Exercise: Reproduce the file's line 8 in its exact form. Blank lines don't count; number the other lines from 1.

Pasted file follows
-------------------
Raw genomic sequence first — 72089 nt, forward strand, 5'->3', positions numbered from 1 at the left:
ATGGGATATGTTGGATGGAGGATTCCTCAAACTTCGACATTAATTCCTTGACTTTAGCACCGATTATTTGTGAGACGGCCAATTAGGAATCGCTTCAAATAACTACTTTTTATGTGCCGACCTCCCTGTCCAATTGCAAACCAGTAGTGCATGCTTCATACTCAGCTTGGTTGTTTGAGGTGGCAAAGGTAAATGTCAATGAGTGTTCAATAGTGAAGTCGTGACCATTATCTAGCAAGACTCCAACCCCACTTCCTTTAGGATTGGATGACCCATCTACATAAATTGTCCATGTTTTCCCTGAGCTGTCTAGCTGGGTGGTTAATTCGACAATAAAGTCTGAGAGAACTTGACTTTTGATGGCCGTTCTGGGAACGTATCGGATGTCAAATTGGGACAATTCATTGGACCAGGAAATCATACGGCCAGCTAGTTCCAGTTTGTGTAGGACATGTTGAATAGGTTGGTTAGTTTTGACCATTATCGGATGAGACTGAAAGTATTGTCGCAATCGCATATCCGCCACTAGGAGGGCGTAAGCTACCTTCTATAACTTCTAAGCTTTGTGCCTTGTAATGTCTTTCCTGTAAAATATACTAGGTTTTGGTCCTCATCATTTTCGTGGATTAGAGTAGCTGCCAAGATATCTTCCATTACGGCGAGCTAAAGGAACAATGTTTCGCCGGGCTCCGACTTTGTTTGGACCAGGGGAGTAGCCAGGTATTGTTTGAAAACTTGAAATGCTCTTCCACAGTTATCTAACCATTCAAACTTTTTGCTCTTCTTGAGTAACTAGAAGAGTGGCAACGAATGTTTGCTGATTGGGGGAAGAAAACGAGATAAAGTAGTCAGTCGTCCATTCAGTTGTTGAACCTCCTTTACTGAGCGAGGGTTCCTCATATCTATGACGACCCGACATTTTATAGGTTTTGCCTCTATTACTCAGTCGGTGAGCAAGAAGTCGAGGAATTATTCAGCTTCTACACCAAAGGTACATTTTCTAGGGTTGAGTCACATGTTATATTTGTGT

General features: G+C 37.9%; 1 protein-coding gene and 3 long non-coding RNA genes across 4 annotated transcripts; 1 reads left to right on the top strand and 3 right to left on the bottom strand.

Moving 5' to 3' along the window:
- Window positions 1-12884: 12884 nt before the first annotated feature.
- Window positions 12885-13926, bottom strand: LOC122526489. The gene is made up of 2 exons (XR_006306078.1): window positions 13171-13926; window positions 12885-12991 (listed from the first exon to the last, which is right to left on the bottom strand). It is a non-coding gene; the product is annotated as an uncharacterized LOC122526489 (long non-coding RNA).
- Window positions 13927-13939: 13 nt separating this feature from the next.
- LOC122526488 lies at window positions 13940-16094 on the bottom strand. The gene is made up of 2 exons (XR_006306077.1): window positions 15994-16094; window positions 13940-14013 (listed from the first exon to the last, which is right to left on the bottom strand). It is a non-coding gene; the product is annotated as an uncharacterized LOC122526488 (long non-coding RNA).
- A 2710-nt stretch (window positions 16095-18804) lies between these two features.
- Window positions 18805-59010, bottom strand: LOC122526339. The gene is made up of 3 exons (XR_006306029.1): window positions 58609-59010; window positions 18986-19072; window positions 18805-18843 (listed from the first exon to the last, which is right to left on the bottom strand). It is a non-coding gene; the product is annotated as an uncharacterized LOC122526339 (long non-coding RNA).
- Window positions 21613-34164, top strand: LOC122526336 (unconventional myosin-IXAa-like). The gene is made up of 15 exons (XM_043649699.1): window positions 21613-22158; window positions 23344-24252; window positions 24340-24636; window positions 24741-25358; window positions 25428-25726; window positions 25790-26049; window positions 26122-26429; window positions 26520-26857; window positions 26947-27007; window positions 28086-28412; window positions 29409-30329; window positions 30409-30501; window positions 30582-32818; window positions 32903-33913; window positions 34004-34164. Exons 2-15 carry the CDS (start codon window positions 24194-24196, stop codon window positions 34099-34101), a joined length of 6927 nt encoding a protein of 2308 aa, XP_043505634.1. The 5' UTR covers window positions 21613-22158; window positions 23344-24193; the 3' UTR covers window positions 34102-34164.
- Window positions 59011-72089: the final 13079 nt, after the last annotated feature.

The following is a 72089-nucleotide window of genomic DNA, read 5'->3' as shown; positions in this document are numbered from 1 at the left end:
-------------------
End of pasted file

- LOC122526488 lies at window positions 13940-16094 on the bottom strand. The gene is made up of 2 exons (XR_006306077.1): window positions 15994-16094; window positions 13940-14013 (listed from the first exon to the last, which is right to left on the bottom strand). It is a non-coding gene; the product is annotated as an uncharacterized LOC122526488 (long non-coding RNA).